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"Missing" The Hard Drive (2012)

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1 out of 4 people found the following review useful:

Finds Promise but "Missing" Believability

5/10
Author: pv71989-1 from United States
28 March 2012

*** This review may contain spoilers ***

I was hoping that "Missing" would blow me away, like "Taken" or "Bourne Ultimatum" or even "24."

Ashley Judd is certainly an actress who can pull off the trying role of anguished mother very effectively.

However, it's Judd unbelievability as an action star that continues to hurt this show. The viewing audience is conditioned to expect knock-down, drag-out fights or car chases.

Judd is somewhere between Claire Danes in "Homeland" and Maggie Q in "Nikita," alternating between wilting or wanting to take on the whole world. If she didn't try both aspects at the same time, it would be a lot better.

Well, enough of that. On to this episode.

Rebecca breaks yet another rule and heads to France where, years earlier, we learn she killed two French DGSE agents. She contacts the deputy director of the DGSE. He is Antoine Lussier (Joaquim de Almeida, from "Clear & Present Danger"). Like anyone who spends a career in covert intelligence, he has a lot of secrets.

Rebecca and Lussier make a deal. Lussier will find Rebecca's son, Michael, while Rebecca gives him Hard Drive, not a computer program but a man (Lothaire Bluteau looking eerily like Anthony Perkins) with a computer-like memory. He has secrets Lussier wants.

Bluteau clearly carries the episode, often being the voice of reason to counter Rebecca's character switches. Whether it's a rigged swap or infiltrating DGSE headquarters, Bluteau's Hard Drive is the model of efficiency and acting.

Rebecca, however, is not. She's supposed to be a professional, one of the CIA's best. Yet, at times, when she sees Michael being slapped around, she acts cries, freezes and acts like she hasn't got a clue. Okay, we get it. She's a mom (as she tells us 50 times). She wants to find her son. But, she's also one of the CIA's best agents. She should be like Jason Bourne when his girlfriend was murdered in India.

(Spoiler alert).

To get information on her son, Rebecca decides to break into DGSE HQ. Now, when Jason Bourne does it, it looks believable because the technical consultants go over the scene two hundred times and the director films it 50 times.

Rebecca has none of that. Instead, she has Hard Drive use a stolen ID badge to activate a fire alarm. The workers leave. Rebecca then scales a wall, runs across a beam, jumps to the floor of the main offices and goes right into the computer room.

She gets her info, lets Hard Drive in and then lets him hack Lussier's computer. Seems okay, right? Well, there's no believability in the entire scene. Not one person in the entire parking lot sees Rebecca scale the wall. No one sees her standing in plain view on the cross beam. No one sees her run across the floor or enter the computer room.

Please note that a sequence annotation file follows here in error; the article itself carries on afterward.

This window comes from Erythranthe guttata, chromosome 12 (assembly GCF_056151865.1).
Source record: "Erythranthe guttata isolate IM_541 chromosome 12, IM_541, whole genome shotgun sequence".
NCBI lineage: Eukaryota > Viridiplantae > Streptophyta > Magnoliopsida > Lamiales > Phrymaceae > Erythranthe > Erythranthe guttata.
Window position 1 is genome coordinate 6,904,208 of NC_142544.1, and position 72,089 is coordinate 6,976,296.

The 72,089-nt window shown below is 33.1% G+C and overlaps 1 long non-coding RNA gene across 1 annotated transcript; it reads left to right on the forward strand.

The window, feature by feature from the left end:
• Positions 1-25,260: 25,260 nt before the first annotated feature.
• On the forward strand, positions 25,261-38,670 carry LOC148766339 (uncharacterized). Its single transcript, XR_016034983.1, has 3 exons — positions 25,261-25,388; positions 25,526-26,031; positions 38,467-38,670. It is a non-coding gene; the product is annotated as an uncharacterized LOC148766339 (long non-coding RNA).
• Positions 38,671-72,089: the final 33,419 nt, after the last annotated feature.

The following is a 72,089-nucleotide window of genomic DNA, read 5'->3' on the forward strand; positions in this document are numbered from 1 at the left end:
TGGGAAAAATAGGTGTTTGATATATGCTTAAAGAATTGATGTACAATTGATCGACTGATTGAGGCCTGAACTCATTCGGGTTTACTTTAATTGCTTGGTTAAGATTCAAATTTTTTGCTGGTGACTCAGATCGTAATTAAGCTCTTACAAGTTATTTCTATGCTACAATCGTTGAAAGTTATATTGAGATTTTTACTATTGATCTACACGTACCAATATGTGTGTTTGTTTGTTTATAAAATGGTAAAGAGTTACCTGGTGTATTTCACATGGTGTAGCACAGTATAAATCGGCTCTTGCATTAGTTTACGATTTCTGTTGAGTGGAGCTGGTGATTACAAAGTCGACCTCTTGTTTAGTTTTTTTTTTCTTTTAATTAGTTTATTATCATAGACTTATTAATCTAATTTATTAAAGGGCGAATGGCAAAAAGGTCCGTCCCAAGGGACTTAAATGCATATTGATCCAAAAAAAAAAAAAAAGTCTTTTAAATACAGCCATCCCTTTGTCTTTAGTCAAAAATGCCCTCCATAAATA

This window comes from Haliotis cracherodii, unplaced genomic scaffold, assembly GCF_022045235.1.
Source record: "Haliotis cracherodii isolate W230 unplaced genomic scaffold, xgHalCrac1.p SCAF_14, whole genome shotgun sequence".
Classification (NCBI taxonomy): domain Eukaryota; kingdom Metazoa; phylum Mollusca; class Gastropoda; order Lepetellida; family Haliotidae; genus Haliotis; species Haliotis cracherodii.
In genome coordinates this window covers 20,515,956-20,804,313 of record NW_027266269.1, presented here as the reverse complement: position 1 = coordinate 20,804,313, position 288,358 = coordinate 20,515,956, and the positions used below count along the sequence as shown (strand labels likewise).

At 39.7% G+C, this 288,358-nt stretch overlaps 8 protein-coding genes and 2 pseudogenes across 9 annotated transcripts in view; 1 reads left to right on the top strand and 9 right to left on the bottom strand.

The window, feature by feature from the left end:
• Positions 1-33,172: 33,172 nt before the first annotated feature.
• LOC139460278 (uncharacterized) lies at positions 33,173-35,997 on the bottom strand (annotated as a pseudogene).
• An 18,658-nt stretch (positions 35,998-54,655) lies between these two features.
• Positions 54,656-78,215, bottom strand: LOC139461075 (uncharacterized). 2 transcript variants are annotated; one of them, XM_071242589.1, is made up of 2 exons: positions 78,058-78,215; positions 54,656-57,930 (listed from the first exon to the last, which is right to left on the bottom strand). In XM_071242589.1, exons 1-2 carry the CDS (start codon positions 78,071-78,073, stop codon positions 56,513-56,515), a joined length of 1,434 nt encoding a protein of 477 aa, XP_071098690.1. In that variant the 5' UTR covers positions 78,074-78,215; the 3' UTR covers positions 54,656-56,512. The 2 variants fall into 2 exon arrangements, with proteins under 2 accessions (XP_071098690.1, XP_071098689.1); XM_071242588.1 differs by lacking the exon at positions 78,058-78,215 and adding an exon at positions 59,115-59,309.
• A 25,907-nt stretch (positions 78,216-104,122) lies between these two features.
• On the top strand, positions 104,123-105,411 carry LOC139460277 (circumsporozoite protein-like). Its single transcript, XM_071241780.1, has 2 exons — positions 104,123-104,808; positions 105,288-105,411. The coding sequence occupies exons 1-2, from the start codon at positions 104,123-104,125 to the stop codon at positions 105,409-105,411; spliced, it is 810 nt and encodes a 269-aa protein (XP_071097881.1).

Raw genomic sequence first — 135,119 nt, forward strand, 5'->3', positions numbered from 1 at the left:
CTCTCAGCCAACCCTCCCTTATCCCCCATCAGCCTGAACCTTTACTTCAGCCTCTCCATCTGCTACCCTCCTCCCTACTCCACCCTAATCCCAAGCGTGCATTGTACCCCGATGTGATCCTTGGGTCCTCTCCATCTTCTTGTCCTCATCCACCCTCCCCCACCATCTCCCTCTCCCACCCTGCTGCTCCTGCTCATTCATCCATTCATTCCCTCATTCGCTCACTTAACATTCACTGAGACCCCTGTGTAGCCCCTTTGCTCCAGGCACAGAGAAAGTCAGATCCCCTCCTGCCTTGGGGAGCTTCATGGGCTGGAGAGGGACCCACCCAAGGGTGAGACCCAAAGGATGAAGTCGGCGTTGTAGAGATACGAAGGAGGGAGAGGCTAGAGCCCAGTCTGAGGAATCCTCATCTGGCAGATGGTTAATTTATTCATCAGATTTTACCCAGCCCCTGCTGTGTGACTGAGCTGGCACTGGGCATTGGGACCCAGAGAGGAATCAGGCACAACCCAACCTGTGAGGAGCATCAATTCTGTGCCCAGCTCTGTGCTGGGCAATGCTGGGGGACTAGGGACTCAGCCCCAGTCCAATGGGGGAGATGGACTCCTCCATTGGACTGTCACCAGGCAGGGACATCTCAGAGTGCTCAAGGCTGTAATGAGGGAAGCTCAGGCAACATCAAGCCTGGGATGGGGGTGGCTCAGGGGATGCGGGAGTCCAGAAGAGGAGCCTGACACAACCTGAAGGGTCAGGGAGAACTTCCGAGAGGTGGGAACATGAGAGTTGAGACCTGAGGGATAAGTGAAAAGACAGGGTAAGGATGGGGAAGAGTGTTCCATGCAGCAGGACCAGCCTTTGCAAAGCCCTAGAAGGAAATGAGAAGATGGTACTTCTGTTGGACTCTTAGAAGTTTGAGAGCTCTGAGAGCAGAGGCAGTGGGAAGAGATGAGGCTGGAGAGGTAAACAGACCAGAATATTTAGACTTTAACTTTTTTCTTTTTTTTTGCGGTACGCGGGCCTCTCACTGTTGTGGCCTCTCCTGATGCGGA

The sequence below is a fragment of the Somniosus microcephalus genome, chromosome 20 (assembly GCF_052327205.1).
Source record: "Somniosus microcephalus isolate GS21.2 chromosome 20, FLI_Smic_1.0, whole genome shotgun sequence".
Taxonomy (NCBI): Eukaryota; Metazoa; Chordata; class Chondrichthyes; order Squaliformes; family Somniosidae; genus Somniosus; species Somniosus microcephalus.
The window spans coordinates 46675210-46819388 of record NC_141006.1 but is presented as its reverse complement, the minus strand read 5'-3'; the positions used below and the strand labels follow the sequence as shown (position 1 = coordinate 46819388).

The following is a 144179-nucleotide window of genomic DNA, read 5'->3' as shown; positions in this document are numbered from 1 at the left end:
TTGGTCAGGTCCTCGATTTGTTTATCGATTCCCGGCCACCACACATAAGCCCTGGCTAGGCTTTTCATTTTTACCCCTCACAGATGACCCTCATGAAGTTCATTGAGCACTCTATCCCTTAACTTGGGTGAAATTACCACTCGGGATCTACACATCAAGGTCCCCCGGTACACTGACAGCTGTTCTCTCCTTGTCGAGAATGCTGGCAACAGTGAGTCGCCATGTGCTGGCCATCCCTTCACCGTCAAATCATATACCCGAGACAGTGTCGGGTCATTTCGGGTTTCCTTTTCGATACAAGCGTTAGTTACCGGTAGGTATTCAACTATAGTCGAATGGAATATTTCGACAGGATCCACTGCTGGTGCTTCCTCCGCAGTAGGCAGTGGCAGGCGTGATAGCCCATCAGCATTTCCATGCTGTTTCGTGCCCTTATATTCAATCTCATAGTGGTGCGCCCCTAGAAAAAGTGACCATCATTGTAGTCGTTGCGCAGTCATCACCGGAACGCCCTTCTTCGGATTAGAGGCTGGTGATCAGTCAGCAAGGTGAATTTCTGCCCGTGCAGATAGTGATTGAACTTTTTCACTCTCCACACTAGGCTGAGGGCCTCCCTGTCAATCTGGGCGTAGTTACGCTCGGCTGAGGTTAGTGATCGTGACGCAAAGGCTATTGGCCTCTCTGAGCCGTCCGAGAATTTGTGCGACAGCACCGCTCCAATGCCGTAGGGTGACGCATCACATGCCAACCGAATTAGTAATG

Are we to believe that DGSE headquarters does not have a security system, that there are no security cameras anywhere? And Rebecca gets the info she needs because ALL of the computers are logged in. Even a low-level government agency or business requires workers to log off or shut down computers in case of an emergency.

It's like the producers told the writers to hell with reality, just speed things along. When you think about, though, breaking into DGSE headquarters sounds like something an entire episode should be devoted to, not 15 minutes.

A couple of security officers investigate but Rebecca gives them a couple of backhands and they're out cold. If it's Jennifer Garner or Linda Hamilton, I'll believe it. But, not Ashley Judd.

When Lussier returns, he sees his computer was hacked and then sees a damning article on Wikileaks detailing all of his dirty dealings. Wikileaks has been a pain in the backside to many governments, but Julian Assange has never posted anything this fast.

Rebecca gets the info she wants, steals a motorcycle and races to an out-of-the-way airport. There, she sees her son being hustled onto a plane. She runs after it like that ever works on anything but "Walker, Texas Ranger," doesn't catch it (darn) and, she collapses to the ground, crying. Again, the professional goes bye-bye and the emotional wreck takes over.

As I said before, the show has promise but it can't be slapdash. It has got to be believable.

Ashley Judd's face may be puffy because of the medicine she's taking, but she still needs to hit the gym and get a personal trainer. Right now, she looks like what she is -- a movie actress desperate for work even if the role isn't a good fit.

There's still time to fix things (including getting Judd a personal trainer), but as Spielberg learned with "Terra Nova," a big name producer doesn't guarantee anything.

As it stands right now, the only thing "Missing" may be the show's name from the Fall 2012 lineup.

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